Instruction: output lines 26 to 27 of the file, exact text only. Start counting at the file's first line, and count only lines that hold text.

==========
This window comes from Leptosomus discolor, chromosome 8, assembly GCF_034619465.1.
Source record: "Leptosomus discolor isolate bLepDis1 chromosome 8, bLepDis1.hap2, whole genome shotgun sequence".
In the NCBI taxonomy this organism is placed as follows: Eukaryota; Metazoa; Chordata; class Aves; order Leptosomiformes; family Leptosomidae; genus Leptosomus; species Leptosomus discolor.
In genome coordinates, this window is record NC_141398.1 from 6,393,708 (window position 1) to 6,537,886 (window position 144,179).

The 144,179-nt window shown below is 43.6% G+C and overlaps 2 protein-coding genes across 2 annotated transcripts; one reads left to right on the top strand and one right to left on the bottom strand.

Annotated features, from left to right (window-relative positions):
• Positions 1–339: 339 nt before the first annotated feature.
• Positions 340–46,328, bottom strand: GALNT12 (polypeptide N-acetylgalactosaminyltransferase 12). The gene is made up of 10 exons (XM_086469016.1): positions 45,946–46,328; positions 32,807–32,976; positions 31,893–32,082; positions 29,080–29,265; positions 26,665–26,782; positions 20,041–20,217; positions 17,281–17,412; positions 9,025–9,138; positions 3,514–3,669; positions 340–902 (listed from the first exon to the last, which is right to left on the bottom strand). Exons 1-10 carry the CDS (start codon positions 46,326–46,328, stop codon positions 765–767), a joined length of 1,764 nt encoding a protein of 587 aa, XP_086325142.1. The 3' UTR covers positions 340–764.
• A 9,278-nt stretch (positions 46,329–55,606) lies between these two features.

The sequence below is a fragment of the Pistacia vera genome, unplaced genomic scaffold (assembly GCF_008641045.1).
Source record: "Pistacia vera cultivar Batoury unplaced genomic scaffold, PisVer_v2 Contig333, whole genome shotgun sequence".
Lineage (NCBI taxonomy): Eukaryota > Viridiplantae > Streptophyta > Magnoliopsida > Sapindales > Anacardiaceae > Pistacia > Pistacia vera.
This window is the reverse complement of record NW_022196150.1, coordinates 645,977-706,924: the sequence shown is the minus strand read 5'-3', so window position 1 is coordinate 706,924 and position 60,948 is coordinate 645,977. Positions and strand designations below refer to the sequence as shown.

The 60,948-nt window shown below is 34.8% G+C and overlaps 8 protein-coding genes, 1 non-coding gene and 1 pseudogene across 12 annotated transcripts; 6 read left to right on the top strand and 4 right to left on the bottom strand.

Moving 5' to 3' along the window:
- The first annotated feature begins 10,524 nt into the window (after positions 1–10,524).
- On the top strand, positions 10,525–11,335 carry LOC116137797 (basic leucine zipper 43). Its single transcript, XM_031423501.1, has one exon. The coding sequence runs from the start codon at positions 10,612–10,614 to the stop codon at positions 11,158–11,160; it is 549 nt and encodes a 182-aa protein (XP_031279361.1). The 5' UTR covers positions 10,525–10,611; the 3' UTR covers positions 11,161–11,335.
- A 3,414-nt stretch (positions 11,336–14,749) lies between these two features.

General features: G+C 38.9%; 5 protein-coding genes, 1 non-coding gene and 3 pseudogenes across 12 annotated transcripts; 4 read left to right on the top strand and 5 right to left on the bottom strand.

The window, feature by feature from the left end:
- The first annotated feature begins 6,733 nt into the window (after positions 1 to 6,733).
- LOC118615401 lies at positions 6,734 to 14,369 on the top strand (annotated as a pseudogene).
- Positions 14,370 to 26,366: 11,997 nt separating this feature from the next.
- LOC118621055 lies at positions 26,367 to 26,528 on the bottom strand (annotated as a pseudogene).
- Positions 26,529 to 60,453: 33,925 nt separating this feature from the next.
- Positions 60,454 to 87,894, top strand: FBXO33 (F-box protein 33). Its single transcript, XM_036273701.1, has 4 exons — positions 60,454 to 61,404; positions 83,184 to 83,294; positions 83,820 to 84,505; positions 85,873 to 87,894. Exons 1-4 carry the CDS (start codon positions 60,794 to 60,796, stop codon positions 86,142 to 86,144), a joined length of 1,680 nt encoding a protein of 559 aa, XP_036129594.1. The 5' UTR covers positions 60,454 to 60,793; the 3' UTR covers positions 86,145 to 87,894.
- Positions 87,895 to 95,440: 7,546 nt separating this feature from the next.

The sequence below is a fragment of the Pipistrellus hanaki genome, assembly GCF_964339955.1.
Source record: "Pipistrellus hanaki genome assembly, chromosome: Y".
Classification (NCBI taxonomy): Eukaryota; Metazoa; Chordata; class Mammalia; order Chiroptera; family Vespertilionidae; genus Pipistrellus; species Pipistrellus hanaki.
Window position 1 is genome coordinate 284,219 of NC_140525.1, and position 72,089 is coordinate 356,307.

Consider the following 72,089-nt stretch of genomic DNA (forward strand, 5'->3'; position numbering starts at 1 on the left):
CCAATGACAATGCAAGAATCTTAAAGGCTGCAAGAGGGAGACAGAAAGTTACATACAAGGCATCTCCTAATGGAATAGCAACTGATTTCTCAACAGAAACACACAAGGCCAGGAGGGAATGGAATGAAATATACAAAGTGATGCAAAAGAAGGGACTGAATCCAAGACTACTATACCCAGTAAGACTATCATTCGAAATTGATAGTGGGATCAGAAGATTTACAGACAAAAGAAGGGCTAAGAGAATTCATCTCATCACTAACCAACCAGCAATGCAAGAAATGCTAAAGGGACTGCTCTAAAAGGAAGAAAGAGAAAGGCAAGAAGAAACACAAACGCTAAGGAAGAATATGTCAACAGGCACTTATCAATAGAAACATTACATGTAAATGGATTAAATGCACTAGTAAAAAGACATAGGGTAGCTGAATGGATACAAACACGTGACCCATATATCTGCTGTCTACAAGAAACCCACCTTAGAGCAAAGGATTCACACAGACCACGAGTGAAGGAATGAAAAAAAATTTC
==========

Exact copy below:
- Positions 60,454 to 87,894, top strand: FBXO33 (F-box protein 33). Its single transcript, XM_036273701.1, has 4 exons — positions 60,454 to 61,404; positions 83,184 to 83,294; positions 83,820 to 84,505; positions 85,873 to 87,894. Exons 1-4 carry the CDS (start codon positions 60,794 to 60,796, stop codon positions 86,142 to 86,144), a joined length of 1,680 nt encoding a protein of 559 aa, XP_036129594.1. The 5' UTR covers positions 60,454 to 60,793; the 3' UTR covers positions 86,145 to 87,894.
- Positions 87,895 to 95,440: 7,546 nt separating this feature from the next.